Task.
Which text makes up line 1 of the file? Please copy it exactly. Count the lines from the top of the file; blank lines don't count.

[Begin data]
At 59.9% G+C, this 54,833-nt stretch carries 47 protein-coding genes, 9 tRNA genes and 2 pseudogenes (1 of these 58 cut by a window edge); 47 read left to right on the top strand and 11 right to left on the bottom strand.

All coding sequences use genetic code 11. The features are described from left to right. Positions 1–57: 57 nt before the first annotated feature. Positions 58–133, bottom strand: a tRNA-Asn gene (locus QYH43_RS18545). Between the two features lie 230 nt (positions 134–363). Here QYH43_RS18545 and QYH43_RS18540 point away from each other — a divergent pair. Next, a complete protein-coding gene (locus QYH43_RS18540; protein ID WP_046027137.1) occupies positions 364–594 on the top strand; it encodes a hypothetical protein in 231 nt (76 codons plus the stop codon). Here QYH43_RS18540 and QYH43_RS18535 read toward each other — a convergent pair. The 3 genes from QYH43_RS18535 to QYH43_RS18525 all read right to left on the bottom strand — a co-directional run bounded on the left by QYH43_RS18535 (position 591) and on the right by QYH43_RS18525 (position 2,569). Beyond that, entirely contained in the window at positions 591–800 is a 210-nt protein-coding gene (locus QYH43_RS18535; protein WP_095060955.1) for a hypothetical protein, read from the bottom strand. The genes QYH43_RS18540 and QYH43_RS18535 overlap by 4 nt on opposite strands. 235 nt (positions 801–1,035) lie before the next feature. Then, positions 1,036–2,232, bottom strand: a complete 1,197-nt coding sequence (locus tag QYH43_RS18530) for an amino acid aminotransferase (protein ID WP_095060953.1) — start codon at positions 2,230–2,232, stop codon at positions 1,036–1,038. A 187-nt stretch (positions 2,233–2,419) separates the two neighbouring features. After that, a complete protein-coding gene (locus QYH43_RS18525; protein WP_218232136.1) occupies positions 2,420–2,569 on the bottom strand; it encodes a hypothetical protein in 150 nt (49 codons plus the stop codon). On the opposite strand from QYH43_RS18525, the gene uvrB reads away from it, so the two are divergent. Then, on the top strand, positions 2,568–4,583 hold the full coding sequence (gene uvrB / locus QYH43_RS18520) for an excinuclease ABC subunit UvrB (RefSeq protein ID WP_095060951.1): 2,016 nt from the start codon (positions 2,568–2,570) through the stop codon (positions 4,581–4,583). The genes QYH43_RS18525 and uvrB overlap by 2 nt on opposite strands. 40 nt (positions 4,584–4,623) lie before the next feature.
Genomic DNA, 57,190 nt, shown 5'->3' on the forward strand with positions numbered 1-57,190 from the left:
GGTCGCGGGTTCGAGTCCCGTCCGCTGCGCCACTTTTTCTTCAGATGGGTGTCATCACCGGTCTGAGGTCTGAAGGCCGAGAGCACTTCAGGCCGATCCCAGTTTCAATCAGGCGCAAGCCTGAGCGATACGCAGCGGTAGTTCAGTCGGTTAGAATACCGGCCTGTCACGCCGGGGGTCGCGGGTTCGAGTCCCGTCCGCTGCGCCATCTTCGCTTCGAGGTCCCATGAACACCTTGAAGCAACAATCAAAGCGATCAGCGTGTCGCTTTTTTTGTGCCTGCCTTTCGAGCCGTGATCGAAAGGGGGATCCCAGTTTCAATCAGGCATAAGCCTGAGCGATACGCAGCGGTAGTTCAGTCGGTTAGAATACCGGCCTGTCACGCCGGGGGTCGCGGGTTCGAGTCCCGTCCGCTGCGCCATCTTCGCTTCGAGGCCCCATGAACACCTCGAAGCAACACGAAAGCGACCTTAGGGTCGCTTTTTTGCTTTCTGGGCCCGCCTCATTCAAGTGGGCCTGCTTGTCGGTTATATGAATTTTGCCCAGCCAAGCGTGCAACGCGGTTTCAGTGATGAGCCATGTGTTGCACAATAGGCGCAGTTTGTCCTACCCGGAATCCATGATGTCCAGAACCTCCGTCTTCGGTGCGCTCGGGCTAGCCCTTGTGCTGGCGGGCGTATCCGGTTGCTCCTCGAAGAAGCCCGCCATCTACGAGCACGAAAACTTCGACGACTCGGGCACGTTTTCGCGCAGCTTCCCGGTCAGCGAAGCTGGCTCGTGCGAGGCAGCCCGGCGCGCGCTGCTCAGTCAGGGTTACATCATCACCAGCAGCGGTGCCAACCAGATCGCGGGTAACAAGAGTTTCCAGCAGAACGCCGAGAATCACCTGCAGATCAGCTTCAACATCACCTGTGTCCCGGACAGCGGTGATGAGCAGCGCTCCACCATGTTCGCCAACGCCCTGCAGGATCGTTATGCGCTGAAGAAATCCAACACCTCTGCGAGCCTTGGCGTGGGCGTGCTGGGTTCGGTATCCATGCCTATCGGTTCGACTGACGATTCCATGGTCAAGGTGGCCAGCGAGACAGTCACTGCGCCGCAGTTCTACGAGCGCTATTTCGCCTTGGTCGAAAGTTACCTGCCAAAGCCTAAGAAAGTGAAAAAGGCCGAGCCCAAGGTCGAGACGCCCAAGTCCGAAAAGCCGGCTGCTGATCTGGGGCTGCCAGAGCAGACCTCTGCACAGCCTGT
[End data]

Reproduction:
At 59.9% G+C, this 54,833-nt stretch carries 47 protein-coding genes, 9 tRNA genes and 2 pseudogenes (1 of these 58 cut by a window edge); 47 read left to right on the top strand and 11 right to left on the bottom strand.